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Juncker wins green light for 'last chance' team

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Juncker wins green light for 'last chance' team

Jean-Claude Juncker - Photo EC

(STRASBOURG) - The EU's incoming chief executive Jean-Claude Juncker vowed Wednesday to seize the "last chance" for the bloc as his team of commissioners won parliamentary approval to start work on a stalling economy and foreign policy challenges.

The European Parliament in Strasbourg voted by 423 to 209 in favour of Juncker's European Commission, which will have a five-year mandate as the union's executive branch starting on November 1.

But with disillusioned voters fearing a return of the economic crisis in the eurozone, suffering from high unemployment, and increasingly turning to anti-EU parties, Juncker said the new commission had to act now.

"This is the last-chance commission," the former Luxembourg prime minister said in a speech ahead of the vote.

"Either we win back the citizens of Europe, drastically reduce the level of unemployment and give young people a European perspective, or we fail."

Juncker won fewer votes than his Portuguese predecessor Jose Manuel Barroso did for the previous commission, a factor he blamed on the surge of euroscepticism during Barroso's decade in office.

Juncker had risked missing his start date after parliament forced him to reshuffle his team following weeks of gruelling confirmation hearings, but the final members made it through on Monday.

He said he would start work immediately on readying a 300-billion-euro ($380-billion) investment package to boost jobs and growth by Christmas, amid global fears about the continent's economy.

Juncker added that the European Union must do more on issues such as the west Africa Ebola outbreak and the Islamic State militants in Iraq and Syria, although he made no mention of the crisis in Ukraine, which has raised tensions with Russia.

- World's biggest economy -

The Commission includes one member from each of the 28 nations in the EU, a bloc that covers more than 500 million people and taken together represents the world's biggest economy.

Juncker has appointed Dutch former foreign minister Frans Timmermans as his "right hand man" to oversee reforms to the Brussels bureaucracy.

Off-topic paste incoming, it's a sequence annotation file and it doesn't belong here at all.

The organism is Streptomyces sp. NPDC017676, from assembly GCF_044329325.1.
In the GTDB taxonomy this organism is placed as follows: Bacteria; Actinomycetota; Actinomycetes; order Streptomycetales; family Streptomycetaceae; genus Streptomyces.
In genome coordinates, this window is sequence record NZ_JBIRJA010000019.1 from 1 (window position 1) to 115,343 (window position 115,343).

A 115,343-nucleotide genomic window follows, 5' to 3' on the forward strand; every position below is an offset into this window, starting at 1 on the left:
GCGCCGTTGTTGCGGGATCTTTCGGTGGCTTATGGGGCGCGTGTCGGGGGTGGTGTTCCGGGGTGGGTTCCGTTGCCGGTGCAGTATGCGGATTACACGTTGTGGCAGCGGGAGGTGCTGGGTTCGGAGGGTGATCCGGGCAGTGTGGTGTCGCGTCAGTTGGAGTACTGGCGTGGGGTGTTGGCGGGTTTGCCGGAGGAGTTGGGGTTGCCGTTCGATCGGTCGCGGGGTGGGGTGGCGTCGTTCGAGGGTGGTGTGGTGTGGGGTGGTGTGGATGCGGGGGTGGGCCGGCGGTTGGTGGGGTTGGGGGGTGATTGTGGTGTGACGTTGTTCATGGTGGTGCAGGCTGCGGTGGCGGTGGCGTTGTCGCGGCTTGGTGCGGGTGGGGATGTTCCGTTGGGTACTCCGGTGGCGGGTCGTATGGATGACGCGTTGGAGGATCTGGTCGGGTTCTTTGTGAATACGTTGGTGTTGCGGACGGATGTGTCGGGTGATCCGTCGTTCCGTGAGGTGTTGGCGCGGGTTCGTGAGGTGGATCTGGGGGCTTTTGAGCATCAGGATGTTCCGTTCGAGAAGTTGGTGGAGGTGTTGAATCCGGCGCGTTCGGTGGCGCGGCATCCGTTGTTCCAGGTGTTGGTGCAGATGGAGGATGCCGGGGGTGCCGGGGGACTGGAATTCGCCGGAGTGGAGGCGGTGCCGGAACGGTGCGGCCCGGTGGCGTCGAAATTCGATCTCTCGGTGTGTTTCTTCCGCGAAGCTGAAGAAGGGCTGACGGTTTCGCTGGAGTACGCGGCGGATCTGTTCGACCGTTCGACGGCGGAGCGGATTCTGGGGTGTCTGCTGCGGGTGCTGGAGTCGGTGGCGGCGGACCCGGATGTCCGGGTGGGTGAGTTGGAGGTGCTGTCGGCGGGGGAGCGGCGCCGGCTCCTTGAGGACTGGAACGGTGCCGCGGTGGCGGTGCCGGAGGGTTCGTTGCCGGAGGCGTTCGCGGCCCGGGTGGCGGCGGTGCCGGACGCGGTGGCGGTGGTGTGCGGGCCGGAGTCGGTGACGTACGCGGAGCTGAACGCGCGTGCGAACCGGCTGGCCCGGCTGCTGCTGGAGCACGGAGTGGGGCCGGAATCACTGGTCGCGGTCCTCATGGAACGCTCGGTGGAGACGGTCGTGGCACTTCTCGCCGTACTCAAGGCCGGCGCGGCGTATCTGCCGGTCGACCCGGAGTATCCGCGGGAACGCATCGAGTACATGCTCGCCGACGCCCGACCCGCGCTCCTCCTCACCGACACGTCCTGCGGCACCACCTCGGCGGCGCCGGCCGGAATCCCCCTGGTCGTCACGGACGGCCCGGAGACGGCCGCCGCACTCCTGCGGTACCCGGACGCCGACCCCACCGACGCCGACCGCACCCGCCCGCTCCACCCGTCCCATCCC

Other key members include Italy's Federica Mogherini as foreign affairs chief, France's former finance minister Pierre Moscovici in the economic affairs role, Britain's Jonathan Hill as head of financial services, and Spain's Miguel Arias Canete as energy chief.

It is the first step in a complete leadership change at the top of the EU, with former Polish prime minister Donald Tusk due to take over in December as president of the European Council, which groups EU heads of state and government.

EU leaders will rubberstamp Juncker's commission at a summit in Brussels on Thursday and Friday.

The Commission is widely regarded as the most powerful institution in Brussels as it drafts laws, enforces national budgets and is responsible for negotiating trade deals between other countries and the EU.

Juncker promised to take a careful look at a controversial yet central clause in a proposed giant EU-US free trade deal that allows corporations to sue governments.

Speaking in a mixture of French and German with a smattering of English, Juncker also urged lawmakers to back his investment package to boost the economy.

World markets plunged last week on concerns that the fragile eurozone economy was set for a triple-dip recession, sparked by debt-ridden Greece's plans to exit its international bailout early.

"If you give us your support today, we will present the jobs, growth and investment package before Christmas," Juncker said.

But he promised to uphold the EU's budgetary rules and be "tough when we need to be tough", with one of his team's first tasks likely to be dealing with France over its budget deficit.

Several MEPs held up banners saying "No Austerity" during the debate, underscoring the division within the EU between German-led austerity supporters and France and others who want to spend more.

The possibility of Britain leaving the EU in a planned 2017 referendum is another problem Juncker has to face, but he said he was "not prepared to change" EU migration rules in response to demands from London.

Juncker, meanwhile, said his team had to face up to a "more dangerous world".

On the Ebola outbreak he said Brussels only reacted when it "arrived on EU shores. We should have acted much sooner."

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